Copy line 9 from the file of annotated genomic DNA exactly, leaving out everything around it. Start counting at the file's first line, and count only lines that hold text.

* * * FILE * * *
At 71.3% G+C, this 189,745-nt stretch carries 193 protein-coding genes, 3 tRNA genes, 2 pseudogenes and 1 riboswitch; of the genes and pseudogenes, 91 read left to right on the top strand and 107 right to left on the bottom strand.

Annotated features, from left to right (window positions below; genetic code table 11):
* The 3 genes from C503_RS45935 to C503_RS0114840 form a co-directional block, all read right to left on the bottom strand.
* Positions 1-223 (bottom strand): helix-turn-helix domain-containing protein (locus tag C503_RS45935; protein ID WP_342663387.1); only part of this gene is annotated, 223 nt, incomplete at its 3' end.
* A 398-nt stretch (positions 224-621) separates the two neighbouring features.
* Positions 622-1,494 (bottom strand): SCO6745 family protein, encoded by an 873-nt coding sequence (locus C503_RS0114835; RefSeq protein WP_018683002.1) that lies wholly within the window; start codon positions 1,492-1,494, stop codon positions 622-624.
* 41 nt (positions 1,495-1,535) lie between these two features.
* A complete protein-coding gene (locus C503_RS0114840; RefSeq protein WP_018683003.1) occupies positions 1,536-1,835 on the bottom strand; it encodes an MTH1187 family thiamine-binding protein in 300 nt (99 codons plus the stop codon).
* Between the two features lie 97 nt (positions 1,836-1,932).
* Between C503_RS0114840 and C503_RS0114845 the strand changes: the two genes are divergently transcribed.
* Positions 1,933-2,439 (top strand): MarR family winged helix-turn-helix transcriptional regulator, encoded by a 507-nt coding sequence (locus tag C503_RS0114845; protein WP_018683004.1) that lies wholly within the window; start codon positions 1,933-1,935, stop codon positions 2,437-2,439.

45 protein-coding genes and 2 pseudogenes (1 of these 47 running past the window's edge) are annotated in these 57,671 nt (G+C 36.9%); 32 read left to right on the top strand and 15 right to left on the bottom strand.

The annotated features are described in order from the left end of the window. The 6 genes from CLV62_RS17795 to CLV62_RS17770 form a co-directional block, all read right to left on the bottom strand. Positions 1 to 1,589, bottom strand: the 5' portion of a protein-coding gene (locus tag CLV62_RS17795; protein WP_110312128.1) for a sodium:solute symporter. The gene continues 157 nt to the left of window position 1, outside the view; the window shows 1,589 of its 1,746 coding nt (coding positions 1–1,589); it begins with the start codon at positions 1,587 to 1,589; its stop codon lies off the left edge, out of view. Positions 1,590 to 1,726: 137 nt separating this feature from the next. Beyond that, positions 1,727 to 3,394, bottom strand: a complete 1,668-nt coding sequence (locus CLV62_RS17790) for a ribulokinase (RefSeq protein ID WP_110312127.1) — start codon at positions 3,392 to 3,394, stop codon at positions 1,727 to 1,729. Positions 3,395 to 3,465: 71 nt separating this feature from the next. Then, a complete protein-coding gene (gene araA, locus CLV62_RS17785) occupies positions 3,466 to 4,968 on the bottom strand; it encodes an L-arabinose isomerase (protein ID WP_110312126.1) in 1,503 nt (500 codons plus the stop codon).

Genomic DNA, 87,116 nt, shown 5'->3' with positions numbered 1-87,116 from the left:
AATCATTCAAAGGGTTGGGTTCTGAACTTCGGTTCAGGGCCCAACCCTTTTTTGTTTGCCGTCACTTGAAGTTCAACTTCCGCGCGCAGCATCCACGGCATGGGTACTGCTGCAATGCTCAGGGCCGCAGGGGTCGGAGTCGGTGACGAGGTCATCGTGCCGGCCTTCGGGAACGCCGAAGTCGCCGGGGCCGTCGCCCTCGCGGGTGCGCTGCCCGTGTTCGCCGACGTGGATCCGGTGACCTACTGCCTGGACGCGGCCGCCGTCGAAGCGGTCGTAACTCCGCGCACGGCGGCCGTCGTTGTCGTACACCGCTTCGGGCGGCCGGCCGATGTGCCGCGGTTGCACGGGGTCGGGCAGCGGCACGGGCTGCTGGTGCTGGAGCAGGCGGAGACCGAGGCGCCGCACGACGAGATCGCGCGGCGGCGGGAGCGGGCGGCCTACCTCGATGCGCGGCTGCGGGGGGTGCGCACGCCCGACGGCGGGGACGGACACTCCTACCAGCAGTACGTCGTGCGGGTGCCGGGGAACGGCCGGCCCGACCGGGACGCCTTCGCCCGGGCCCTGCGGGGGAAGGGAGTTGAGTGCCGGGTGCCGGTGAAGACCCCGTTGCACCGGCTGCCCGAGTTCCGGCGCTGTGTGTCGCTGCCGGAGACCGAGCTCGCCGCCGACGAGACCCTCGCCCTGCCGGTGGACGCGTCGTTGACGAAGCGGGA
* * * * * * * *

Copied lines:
* Between the two features lie 97 nt (positions 1,836-1,932).